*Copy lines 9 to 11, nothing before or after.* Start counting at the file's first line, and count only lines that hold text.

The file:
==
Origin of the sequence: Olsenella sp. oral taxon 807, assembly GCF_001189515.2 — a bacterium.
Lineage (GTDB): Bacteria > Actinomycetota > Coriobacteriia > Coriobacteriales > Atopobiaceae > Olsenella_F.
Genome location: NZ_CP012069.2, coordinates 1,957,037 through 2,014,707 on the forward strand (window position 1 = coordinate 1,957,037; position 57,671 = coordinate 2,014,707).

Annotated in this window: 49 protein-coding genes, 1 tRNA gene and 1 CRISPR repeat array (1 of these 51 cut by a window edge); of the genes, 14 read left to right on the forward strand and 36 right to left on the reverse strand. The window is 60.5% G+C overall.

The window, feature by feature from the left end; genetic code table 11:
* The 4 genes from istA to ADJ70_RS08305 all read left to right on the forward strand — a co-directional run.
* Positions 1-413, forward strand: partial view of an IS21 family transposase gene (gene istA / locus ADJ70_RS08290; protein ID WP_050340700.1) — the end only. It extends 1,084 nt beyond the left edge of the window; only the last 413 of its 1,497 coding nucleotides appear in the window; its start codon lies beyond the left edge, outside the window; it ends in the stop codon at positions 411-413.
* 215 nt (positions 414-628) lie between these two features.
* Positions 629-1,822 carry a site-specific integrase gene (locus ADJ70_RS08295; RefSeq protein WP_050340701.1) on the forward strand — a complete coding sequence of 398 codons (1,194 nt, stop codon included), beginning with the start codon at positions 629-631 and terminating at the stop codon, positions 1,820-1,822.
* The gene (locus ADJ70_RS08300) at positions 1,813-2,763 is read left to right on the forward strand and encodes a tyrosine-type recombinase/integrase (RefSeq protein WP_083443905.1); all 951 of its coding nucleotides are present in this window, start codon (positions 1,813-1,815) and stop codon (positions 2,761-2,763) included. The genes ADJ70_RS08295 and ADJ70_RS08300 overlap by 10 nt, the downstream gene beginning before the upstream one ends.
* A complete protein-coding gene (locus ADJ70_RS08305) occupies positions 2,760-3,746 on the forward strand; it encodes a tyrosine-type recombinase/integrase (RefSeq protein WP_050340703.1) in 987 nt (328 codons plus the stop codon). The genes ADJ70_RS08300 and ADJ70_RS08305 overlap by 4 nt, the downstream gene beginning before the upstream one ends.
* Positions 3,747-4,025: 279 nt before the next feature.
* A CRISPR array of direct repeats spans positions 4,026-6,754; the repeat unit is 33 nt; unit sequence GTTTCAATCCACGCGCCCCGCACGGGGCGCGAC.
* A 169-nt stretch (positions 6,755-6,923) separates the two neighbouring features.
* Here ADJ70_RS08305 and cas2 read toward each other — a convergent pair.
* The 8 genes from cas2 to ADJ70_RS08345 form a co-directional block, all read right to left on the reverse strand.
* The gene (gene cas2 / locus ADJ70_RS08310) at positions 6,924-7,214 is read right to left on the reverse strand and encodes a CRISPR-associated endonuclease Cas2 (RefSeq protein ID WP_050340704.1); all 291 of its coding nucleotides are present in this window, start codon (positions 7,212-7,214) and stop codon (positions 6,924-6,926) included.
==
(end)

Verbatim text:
* Positions 629-1,822 carry a site-specific integrase gene (locus ADJ70_RS08295; RefSeq protein WP_050340701.1) on the forward strand — a complete coding sequence of 398 codons (1,194 nt, stop codon included), beginning with the start codon at positions 629-631 and terminating at the stop codon, positions 1,820-1,822.
* The gene (locus ADJ70_RS08300) at positions 1,813-2,763 is read left to right on the forward strand and encodes a tyrosine-type recombinase/integrase (RefSeq protein WP_083443905.1); all 951 of its coding nucleotides are present in this window, start codon (positions 1,813-1,815) and stop codon (positions 2,761-2,763) included. The genes ADJ70_RS08295 and ADJ70_RS08300 overlap by 10 nt, the downstream gene beginning before the upstream one ends.
* A complete protein-coding gene (locus ADJ70_RS08305) occupies positions 2,760-3,746 on the forward strand; it encodes a tyrosine-type recombinase/integrase (RefSeq protein WP_050340703.1) in 987 nt (328 codons plus the stop codon). The genes ADJ70_RS08300 and ADJ70_RS08305 overlap by 4 nt, the downstream gene beginning before the upstream one ends.